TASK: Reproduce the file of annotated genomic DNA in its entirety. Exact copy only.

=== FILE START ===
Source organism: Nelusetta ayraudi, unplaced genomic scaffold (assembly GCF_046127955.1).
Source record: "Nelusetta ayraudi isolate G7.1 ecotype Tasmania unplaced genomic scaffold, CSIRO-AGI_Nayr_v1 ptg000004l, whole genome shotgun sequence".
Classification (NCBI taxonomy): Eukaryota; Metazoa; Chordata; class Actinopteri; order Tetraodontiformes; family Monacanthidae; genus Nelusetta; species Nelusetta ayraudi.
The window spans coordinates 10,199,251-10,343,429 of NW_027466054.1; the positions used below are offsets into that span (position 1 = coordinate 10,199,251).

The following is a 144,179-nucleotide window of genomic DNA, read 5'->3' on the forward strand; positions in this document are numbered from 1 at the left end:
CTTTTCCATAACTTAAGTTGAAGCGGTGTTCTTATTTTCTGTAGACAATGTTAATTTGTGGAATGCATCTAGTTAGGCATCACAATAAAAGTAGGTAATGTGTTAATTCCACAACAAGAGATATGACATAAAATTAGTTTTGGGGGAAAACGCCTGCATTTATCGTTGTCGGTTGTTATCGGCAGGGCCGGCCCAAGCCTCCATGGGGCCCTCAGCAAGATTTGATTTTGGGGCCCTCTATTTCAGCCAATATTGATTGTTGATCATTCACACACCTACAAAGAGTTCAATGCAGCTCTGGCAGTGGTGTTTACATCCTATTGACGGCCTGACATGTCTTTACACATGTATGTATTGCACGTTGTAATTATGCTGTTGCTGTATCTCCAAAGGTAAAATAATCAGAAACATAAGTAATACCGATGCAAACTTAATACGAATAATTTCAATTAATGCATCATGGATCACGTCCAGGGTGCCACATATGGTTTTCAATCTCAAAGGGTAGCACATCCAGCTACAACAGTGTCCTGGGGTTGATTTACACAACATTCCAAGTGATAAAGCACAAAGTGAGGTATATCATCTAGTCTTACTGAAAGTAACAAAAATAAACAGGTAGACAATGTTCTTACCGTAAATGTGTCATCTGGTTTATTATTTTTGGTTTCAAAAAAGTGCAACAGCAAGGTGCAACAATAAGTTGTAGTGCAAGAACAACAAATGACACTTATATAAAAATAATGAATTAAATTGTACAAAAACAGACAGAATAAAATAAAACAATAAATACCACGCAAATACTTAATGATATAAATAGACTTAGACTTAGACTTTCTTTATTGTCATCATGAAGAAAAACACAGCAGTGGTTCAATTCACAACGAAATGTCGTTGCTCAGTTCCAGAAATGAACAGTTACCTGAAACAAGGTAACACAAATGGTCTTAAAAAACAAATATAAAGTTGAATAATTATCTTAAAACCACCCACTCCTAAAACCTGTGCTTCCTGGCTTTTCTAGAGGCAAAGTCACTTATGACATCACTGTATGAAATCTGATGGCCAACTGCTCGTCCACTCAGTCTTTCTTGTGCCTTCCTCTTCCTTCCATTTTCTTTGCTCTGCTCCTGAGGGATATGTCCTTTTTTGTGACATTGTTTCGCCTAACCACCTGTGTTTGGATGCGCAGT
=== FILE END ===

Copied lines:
Source organism: Nelusetta ayraudi, unplaced genomic scaffold (assembly GCF_046127955.1).
Source record: "Nelusetta ayraudi isolate G7.1 ecotype Tasmania unplaced genomic scaffold, CSIRO-AGI_Nayr_v1 ptg000004l, whole genome shotgun sequence".
Classification (NCBI taxonomy): Eukaryota; Metazoa; Chordata; class Actinopteri; order Tetraodontiformes; family Monacanthidae; genus Nelusetta; species Nelusetta ayraudi.
The window spans coordinates 10,199,251-10,343,429 of NW_027466054.1; the positions used below are offsets into that span (position 1 = coordinate 10,199,251).

The following is a 144,179-nucleotide window of genomic DNA, read 5'->3' on the forward strand; positions in this document are numbered from 1 at the left end:
CTTTTCCATAACTTAAGTTGAAGCGGTGTTCTTATTTTCTGTAGACAATGTTAATTTGTGGAATGCATCTAGTTAGGCATCACAATAAAAGTAGGTAATGTGTTAATTCCACAACAAGAGATATGACATAAAATTAGTTTTGGGGGAAAACGCCTGCATTTATCGTTGTCGGTTGTTATCGGCAGGGCCGGCCCAAGCCTCCATGGGGCCCTCAGCAAGATTTGATTTTGGGGCCCTCTATTTCAGCCAATATTGATTGTTGATCATTCACACACCTACAAAGAGTTCAATGCAGCTCTGGCAGTGGTGTTTACATCCTATTGACGGCCTGACATGTCTTTACACATGTATGTATTGCACGTTGTAATTATGCTGTTGCTGTATCTCCAAAGGTAAAATAATCAGAAACATAAGTAATACCGATGCAAACTTAATACGAATAATTTCAATTAATGCATCATGGATCACGTCCAGGGTGCCACATATGGTTTTCAATCTCAAAGGGTAGCACATCCAGCTACAACAGTGTCCTGGGGTTGATTTACACAACATTCCAAGTGATAAAGCACAAAGTGAGGTATATCATCTAGTCTTACTGAAAGTAACAAAAATAAACAGGTAGACAATGTTCTTACCGTAAATGTGTCATCTGGTTTATTATTTTTGGTTTCAAAAAAGTGCAACAGCAAGGTGCAACAATAAGTTGTAGTGCAAGAACAACAAATGACACTTATATAAAAATAATGAATTAAATTGTACAAAAACAGACAGAATAAAATAAAACAATAAATACCACGCAAATACTTAATGATATAAATAGACTTAGACTTAGACTTTCTTTATTGTCATCATGAAGAAAAACACAGCAGTGGTTCAATTCACAACGAAATGTCGTTGCTCAGTTCCAGAAATGAACAGTTACCTGAAACAAGGTAACACAAATGGTCTTAAAAAACAAATATAAAGTTGAATAATTATCTTAAAACCACCCACTCCTAAAACCTGTGCTTCCTGGCTTTTCTAGAGGCAAAGTCACTTATGACATCACTGTATGAAATCTGATGGCCAACTGCTCGTCCACTCAGTCTTTCTTGTGCCTTCCTCTTCCTTCCATTTTCTTTGCTCTGCTCCTGAGGGATATGTCCTTTTTTGTGACATTGTTTCGCCTAACCACCTGTGTTTGGATGCGCAGT